WWE: The anatomy of Seth Rolli

WWE: The anatomy of Seth Rollins’ finishing moves

What a boss.

WWE: The anatomy of Seth Rolli

WWE has changed in an extraordinary way this past decade. Gone are the cartoony aesthetics and corny displays of machismo. Wrestlers like Seth Rollins now put emphasis on athleticism, action movie-esque sequences, and an endless variety of moves, a.k.a. “workrate”.

With that, you get a handful of wrestlers with an entire arsenal of finishing moves. Seth doesn’t continuously evolve through his strongest techniques just to be flashy. It’s in the nature of The Architect to use newer, more effective finishers, just as the roster is 100 matches away from figuring out the latest one.

This is the second episode in our The Anatomy Of series, where we explore the history, psychology, and physicality behind your favourite wrestlers’ signature moves.

Let’s take a look at Seth Rollins’ finishers through the years and break them down, I mean, ahem… BURN IT DOWN!

God’s Last Gift

Under the alias of Tyler Black, Seth Rollins was nearly breaking necks with a disgusting Small Package/DDT hybrid. You have to do something brutal if you’re as young and hungry for stardom like Rollins in 2009. The manoeuvre is so brutal in fact that it was named after a song by the Metalcore band God Forbid.

God’s Last Gift doesn’t have the same exact effect as a regular Brainbuster. Hooking both of the legs arches the back, spiking the impact onto a few small upper vertebrae.

That’s nearly a combined 200kg directly to the neck and upper back. Most people can’t bench that at the gym. Combine that with an immediate pin upon landing and kicking out becomes almost impossible.

The Stomp

By the time Seth became signed to the WWE in 2012, most wrestlers from the independent scene have adapted to taking brainbusters on a regular basis. So now at the stage of the highest calibre, he had to come up with something twice as lethal and never before seen. Not only that but, it needed to be too fast to reverse. The Architect designed The Stomp.

The power behind The Stomp is leverage, which is what all Judo and Jiu-Jitsu throws are based on. What that essentially means is to take an opponent down with a strong body part (the knee and foot) that targets a weak body part (the neck).

The neck takes a staggering blow, but it’s only the secondary focus of the attack. It’s the face hitting the hard mat that the opponent should worry about. A wrestling ring is no Queen size bed. All there is stopping an ugly mug from hitting layers of plywood is canvas and a thin layer of foam.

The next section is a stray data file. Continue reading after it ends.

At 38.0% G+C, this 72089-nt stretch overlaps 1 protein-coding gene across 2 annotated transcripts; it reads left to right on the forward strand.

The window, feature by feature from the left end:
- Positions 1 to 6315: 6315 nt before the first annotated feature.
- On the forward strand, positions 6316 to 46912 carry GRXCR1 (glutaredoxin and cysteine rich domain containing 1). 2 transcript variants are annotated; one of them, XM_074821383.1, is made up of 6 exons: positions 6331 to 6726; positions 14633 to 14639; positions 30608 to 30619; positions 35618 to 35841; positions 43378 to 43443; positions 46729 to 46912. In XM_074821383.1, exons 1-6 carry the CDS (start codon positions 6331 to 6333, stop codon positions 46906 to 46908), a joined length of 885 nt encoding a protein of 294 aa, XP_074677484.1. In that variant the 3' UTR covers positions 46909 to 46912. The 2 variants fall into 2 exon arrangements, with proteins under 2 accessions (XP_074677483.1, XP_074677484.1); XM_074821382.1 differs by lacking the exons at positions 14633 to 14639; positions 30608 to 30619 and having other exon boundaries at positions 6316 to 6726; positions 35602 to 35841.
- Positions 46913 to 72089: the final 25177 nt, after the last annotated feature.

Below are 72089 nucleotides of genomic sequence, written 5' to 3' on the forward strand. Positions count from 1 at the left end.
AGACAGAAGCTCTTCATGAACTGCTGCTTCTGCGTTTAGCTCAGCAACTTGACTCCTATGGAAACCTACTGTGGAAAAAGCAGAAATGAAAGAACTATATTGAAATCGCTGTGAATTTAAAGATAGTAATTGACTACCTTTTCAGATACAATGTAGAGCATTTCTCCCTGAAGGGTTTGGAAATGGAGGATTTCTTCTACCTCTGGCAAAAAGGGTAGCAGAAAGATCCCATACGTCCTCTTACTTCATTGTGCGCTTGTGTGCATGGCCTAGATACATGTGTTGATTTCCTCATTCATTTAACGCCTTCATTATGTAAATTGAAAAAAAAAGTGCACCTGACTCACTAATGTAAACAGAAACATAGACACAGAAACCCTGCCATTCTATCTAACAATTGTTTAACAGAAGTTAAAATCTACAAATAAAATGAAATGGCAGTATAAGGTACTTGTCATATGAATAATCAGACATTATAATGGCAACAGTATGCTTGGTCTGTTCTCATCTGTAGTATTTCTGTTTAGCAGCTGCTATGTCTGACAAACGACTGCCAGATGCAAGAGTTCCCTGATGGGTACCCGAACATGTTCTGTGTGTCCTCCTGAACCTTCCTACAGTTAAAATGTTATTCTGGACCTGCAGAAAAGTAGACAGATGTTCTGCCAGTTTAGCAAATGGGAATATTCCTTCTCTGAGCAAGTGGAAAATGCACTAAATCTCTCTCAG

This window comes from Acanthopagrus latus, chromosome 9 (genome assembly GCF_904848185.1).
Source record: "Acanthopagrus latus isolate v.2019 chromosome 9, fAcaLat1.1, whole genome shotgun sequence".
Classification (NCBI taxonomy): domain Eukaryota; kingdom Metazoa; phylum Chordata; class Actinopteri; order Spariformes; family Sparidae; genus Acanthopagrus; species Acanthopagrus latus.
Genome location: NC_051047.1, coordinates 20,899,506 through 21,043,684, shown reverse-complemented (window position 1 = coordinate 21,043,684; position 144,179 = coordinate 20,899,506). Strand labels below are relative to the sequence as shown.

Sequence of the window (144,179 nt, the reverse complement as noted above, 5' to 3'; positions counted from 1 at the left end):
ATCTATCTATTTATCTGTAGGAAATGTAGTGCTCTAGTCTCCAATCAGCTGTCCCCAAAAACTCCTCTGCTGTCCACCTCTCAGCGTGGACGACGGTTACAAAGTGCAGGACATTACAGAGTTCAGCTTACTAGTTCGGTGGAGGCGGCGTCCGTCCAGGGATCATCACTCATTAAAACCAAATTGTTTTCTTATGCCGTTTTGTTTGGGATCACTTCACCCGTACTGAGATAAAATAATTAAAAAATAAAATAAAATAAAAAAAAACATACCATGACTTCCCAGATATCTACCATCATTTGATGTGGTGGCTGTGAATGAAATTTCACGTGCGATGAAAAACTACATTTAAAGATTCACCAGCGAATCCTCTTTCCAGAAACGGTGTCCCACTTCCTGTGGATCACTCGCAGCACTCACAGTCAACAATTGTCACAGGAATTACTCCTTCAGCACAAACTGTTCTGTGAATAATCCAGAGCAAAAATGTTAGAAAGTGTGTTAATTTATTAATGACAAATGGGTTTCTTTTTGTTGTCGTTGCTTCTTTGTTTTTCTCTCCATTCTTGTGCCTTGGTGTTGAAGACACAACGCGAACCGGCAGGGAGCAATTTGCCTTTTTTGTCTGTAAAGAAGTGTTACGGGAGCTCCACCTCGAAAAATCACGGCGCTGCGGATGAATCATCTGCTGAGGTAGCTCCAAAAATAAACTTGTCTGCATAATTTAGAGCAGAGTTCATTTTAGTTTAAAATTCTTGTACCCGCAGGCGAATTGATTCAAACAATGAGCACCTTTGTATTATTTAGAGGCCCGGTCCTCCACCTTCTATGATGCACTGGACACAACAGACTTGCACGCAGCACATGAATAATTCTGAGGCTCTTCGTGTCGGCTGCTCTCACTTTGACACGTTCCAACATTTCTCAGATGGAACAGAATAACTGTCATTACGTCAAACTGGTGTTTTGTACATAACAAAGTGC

Being a top-star of NXT, Triple H considered Seth Rollins to be his creation. Seth became a stooge for The Authority. When he won the WWE Championship, he began using the Pedigree, fully cementing the fact that Triple H had created him in his image.

If Hunter, now retired, can no longer have a reign of terror with that move at the forefront, he decided to choose who will. It’s classical tragic irony that Triple H fell victim to his own move at the hands of Rollins at Wrestlemania 33.

The Pedigree even works similarly to The Stomp from a physical standpoint. The drop damages the face as well as the chest. All the magic of the move is in the double arm hook. This stretches the pectoral muscles. A body part will be more vulnerable to impact when it is expanded as opposed to contracted.

Revolution Knee

After Wrestlemania 33, Seth Rollins abandoned the Pedigree as the last part of him tied to that part of his life. To “Rebuild, Redesign, Reclaim” is to take old weaknesses and turn them into strengths. It’s well known that Seth has had a history of knee injuries. Once his 2017 MCL tear was fully healed, he traded in the Pedigree for the Revolution Knee.

There are two basic parts to the move; a ripcord wrist lock and a high knee strike. The purpose of the ripcord is to throw off the opponents equilibrium. Rollins’ knee strike abruptly stops the re-calibration of the equilibrium.

From that, the brain generates theta waves which are a neural oscillatory pattern that happens during deep sleep. This gives Seth enough time to go for the cover before the opponent “wakes up”.

During Rollins’ hunt for the WWE Intercontinental Championship in 2018, he finally returned to the summit of RAW’s card. He had rebuilt himself and redesigned his fight strategy.

It was time to reclaim his spot with the move that got him there in the first place; The Stomp. That was the move that later earned Seth the Intercontinental title at Wrestlemania 34. The Architect was officially back in full capacity.

Tune in to WWE Raw every Monday night for a chance to see Seth Rollins land The Stomp again. Also, check out the previous instalment of The Anatomy Of, with the epic saga that led to Shinsuke Nakamura’s creation of the Kinshasa.